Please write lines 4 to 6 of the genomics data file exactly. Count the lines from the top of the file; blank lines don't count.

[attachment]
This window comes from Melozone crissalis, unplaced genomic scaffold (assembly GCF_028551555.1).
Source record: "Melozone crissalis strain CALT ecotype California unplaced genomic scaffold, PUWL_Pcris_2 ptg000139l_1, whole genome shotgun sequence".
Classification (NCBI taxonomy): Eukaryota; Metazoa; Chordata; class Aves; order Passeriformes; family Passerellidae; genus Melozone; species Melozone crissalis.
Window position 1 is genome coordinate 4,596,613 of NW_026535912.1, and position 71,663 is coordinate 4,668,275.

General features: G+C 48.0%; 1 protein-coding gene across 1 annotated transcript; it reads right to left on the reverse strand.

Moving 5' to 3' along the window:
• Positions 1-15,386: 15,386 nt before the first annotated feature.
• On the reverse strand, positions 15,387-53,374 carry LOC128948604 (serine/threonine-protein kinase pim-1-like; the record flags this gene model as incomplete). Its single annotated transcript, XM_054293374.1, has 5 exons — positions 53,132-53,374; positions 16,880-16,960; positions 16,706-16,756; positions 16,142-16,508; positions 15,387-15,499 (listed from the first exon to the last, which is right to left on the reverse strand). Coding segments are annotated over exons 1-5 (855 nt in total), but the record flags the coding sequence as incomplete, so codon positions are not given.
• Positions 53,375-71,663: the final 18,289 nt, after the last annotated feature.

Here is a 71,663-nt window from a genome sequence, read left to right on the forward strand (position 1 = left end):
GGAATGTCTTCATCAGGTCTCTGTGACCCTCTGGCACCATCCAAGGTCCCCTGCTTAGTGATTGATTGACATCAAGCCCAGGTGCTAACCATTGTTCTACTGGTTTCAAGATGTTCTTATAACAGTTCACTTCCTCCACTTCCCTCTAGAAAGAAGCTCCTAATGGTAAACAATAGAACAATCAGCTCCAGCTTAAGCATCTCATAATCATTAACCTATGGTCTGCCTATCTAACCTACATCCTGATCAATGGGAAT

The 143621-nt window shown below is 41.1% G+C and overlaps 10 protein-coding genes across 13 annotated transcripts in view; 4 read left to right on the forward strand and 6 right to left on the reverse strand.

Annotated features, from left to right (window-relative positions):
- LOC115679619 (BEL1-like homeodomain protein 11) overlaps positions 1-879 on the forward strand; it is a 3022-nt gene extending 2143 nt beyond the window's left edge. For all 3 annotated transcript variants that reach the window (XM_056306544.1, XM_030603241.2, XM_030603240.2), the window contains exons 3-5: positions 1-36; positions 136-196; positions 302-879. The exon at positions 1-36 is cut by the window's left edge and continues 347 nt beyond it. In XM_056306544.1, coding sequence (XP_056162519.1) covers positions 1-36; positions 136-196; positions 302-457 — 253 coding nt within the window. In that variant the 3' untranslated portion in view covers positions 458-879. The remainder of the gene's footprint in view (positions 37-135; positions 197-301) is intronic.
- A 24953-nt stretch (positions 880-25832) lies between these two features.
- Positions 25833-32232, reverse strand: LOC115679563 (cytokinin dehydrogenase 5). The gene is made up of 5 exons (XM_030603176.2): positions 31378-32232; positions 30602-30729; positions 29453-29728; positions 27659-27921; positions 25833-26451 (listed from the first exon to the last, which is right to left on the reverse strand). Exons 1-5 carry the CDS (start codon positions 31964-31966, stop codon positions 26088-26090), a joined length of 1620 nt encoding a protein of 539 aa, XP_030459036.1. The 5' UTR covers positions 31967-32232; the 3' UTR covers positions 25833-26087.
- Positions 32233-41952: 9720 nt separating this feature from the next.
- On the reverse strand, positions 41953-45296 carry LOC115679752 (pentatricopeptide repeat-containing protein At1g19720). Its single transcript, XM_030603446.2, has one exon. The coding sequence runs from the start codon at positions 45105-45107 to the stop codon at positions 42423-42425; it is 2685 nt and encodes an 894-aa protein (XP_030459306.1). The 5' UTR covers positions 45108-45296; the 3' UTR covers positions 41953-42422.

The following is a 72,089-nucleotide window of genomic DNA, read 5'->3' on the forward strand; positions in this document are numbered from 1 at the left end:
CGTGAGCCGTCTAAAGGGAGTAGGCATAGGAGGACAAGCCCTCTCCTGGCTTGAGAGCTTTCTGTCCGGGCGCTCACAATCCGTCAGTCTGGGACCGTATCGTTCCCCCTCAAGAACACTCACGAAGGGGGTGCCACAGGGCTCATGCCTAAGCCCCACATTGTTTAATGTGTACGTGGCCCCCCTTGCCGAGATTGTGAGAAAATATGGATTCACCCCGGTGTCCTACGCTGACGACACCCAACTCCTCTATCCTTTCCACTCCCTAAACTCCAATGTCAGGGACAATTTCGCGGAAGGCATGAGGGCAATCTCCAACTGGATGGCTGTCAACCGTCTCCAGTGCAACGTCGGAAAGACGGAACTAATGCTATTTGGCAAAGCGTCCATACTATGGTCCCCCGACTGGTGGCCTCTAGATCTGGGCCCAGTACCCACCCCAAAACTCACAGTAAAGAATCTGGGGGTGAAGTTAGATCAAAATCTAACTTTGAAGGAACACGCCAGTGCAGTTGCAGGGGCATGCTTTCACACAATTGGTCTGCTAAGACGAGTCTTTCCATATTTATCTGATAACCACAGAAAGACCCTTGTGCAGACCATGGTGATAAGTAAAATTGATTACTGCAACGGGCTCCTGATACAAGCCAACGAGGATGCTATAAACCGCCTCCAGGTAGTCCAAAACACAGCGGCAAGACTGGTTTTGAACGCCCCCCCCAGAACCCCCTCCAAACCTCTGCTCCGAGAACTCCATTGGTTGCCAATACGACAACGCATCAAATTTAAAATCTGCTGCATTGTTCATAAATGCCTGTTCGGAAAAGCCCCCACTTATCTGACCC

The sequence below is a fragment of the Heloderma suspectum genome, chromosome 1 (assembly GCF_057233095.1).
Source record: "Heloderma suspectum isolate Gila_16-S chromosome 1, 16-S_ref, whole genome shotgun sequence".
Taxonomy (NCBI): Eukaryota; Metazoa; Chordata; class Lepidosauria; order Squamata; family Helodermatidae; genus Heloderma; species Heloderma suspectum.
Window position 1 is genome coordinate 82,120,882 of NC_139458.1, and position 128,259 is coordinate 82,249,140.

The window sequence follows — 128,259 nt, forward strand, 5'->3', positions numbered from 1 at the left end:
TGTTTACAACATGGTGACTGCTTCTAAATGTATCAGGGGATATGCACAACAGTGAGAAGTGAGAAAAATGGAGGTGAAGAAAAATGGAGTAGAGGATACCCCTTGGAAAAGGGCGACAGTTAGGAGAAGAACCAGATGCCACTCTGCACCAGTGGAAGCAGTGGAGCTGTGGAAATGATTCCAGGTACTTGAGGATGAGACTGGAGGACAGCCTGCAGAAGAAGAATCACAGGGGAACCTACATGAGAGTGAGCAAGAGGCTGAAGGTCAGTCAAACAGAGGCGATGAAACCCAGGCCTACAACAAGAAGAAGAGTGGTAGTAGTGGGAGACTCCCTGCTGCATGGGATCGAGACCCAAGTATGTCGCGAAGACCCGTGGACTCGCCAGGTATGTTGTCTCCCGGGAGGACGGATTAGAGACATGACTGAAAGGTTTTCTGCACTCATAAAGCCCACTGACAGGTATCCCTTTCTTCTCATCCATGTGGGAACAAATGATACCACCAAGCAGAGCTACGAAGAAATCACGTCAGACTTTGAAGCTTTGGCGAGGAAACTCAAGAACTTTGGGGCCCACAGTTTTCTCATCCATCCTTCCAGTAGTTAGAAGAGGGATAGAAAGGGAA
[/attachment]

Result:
Window position 1 is genome coordinate 4,596,613 of NW_026535912.1, and position 71,663 is coordinate 4,668,275.

General features: G+C 48.0%; 1 protein-coding gene across 1 annotated transcript; it reads right to left on the reverse strand.

Moving 5' to 3' along the window: